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ERIC Number: ED533582
Record Type: Non-Journal
Publication Date: 2011
Pages: 227
Abstractor: As Provided
Reference Count: 0
ISBN: ISBN-978-1-1249-6265-8
ISSN: N/A
The Investigation of Teacher Communication Practices in Virtual High School
Belair, Marley
ProQuest LLC, Ed.D. Dissertation, Northcentral University
Virtual schooling is an increasing trend for secondary education. Research of the communication practices in virtual schools has provided a myriad of suggestions for virtual school policies. Although transactional distance has been investigated in relation to certain aspects of the communication process, a small-scale qualitative study has not included observations and interviews in a case study format. The purpose of this qualitative study was to investigate the activities and processes involved in the daily rituals of virtual school teachers and learners with the goal of determining how regular phone calls by teachers contributed to the work habits of students. Eight virtual teachers were observed attempting to contact more than 60 struggling learners. Phone conversations with 12 of these learners showed that teachers repeatedly attempted to help them. Eleven students who were interviewed indicated preferences for written communications. The students reported that they worked in response to phone calls but did not always answer the phone when teachers called. Ten teachers who were interviewed emphasized the difficulty reaching students by phone and the lack of student responses to phone calls attempts. A qualitative research design led to correlation between notes from observations and interviews and the supporting documents from teacher and school records. A preponderance of evidence from the triangulation of data determined that teacher phone calls may not lead to assignment completion for virtual learners. Records from more than 100 contact attempts showed that fewer than 20% of the students responded to teacher phone calls and less than half of these students completed the work requested. The interview data included the ideas that teachers believe written communications or multiple forms of communication may be more effective than regular phone calls. The teachers mentioned autonomy and prioritize as reasons they did not use phone calls for learners who were not struggling. Future research should bridge the gap in current research and expand on sample size and alternate methods of communication. It may involve quantitative measures for responses to teacher phone calls or user activity. Further investigation of learner responses to phone calls and nonresponsive students could add to this data. [The dissertation citations contained here are published with the permission of ProQuest LLC. Further reproduction is prohibited without permission. Copies of dissertations may be obtained by Telephone (800) 1-800-521-0600. Web page: http://www.proquest.com/en-US/products/dissertations/individuals.shtml.]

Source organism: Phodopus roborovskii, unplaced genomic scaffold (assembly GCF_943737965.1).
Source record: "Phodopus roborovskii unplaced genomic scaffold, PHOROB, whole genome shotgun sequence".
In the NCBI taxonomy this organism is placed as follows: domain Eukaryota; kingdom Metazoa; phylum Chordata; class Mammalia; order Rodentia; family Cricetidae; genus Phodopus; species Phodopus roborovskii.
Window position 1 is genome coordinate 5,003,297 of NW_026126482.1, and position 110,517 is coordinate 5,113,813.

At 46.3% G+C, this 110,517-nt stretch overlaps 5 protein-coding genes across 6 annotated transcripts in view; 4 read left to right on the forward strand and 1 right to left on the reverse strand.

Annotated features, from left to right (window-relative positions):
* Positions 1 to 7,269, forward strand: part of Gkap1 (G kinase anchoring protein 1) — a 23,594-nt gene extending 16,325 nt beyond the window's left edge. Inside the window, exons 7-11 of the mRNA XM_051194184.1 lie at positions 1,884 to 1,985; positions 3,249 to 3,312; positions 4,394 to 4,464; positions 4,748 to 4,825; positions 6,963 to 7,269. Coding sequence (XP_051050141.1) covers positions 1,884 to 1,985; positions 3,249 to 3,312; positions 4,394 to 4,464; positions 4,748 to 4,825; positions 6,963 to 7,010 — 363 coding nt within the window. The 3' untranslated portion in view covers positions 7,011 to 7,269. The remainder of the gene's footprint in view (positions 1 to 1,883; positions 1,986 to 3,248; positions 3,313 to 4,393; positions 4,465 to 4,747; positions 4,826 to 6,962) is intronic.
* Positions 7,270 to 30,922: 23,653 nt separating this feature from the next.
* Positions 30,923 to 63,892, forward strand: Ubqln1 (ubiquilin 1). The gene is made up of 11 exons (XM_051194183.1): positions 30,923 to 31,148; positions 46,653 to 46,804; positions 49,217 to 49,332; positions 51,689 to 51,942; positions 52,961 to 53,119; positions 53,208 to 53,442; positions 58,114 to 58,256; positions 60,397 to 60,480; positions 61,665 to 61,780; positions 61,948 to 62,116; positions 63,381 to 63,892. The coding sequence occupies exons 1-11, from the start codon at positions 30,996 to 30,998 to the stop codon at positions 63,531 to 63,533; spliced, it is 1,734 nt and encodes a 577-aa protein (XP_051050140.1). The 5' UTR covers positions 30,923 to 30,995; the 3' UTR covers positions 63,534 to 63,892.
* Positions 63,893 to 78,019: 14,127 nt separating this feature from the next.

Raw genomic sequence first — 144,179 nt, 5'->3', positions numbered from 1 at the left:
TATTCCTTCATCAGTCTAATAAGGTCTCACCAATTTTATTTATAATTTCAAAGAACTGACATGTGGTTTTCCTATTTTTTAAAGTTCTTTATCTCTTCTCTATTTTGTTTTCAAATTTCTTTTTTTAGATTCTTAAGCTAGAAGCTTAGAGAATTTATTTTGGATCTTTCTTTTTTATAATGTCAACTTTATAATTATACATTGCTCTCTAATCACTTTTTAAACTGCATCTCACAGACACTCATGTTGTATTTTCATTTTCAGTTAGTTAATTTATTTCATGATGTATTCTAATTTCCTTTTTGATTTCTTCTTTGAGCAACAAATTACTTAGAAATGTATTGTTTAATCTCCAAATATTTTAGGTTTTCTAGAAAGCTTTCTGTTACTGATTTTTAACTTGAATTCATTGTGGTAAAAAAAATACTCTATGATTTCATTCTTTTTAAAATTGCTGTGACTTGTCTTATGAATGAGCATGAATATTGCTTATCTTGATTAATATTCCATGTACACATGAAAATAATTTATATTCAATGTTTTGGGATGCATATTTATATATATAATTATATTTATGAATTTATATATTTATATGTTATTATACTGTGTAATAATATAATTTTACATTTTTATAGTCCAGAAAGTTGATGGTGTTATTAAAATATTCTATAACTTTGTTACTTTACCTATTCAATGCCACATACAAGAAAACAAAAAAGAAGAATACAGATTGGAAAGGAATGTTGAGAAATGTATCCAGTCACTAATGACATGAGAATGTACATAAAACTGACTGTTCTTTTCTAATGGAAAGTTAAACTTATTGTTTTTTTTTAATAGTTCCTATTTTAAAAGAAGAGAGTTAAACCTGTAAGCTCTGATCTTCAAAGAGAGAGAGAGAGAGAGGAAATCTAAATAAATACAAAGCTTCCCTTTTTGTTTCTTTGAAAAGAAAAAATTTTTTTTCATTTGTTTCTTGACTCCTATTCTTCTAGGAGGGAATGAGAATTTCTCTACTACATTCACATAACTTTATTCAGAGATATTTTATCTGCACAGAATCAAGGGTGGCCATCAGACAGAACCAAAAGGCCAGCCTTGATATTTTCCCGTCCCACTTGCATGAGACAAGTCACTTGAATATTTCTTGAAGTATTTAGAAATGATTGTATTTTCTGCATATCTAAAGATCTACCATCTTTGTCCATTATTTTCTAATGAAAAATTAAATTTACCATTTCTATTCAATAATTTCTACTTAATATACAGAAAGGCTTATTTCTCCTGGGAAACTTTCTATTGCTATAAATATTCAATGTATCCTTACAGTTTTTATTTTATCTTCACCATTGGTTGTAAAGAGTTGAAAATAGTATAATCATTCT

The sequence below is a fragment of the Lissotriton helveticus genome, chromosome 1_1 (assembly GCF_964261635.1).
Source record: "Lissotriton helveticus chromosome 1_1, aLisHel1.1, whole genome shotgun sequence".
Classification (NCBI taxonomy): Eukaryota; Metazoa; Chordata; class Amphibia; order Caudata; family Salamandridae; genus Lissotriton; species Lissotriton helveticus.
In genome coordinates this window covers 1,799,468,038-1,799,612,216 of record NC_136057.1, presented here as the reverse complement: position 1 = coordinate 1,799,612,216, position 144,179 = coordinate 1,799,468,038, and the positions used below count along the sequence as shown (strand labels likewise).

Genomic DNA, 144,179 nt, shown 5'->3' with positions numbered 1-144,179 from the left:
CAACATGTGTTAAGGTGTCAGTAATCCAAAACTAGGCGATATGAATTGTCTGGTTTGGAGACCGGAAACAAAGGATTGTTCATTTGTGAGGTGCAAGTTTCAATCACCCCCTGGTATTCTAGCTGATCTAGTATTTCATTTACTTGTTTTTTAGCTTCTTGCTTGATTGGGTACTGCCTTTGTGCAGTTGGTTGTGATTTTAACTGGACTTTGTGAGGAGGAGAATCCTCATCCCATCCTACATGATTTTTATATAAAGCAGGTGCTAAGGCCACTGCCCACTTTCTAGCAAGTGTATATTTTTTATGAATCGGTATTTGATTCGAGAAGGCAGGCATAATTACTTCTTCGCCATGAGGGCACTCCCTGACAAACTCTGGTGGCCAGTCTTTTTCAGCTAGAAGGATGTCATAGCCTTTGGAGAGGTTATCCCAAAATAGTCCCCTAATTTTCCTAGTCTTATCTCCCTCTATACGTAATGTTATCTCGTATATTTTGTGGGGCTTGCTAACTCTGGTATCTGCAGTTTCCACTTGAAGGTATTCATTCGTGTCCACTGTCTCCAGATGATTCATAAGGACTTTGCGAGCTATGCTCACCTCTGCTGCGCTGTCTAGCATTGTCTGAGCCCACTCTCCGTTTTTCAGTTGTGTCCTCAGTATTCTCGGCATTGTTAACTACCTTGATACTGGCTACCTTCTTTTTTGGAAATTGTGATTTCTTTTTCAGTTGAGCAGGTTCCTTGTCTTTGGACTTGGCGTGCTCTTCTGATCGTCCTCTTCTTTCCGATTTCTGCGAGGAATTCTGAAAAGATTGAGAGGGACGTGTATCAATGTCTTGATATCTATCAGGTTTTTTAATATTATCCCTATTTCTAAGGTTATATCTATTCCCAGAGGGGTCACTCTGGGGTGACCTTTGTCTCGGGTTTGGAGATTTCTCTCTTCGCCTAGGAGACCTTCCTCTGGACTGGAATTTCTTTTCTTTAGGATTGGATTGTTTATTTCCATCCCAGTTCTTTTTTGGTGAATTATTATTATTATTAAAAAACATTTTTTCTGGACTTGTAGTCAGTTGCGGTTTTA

ProQuest LLC. 789 East Eisenhower Parkway, P.O. Box 1346, Ann Arbor, MI 48106. Tel: 800-521-0600; Web site: http://www.proquest.com/en-US/products/dissertations/individuals.shtml
Publication Type: Dissertations/Theses - Doctoral Dissertations
Education Level: Secondary Education
Audience: N/A
Language: English
Sponsor: N/A
Authoring Institution: N/A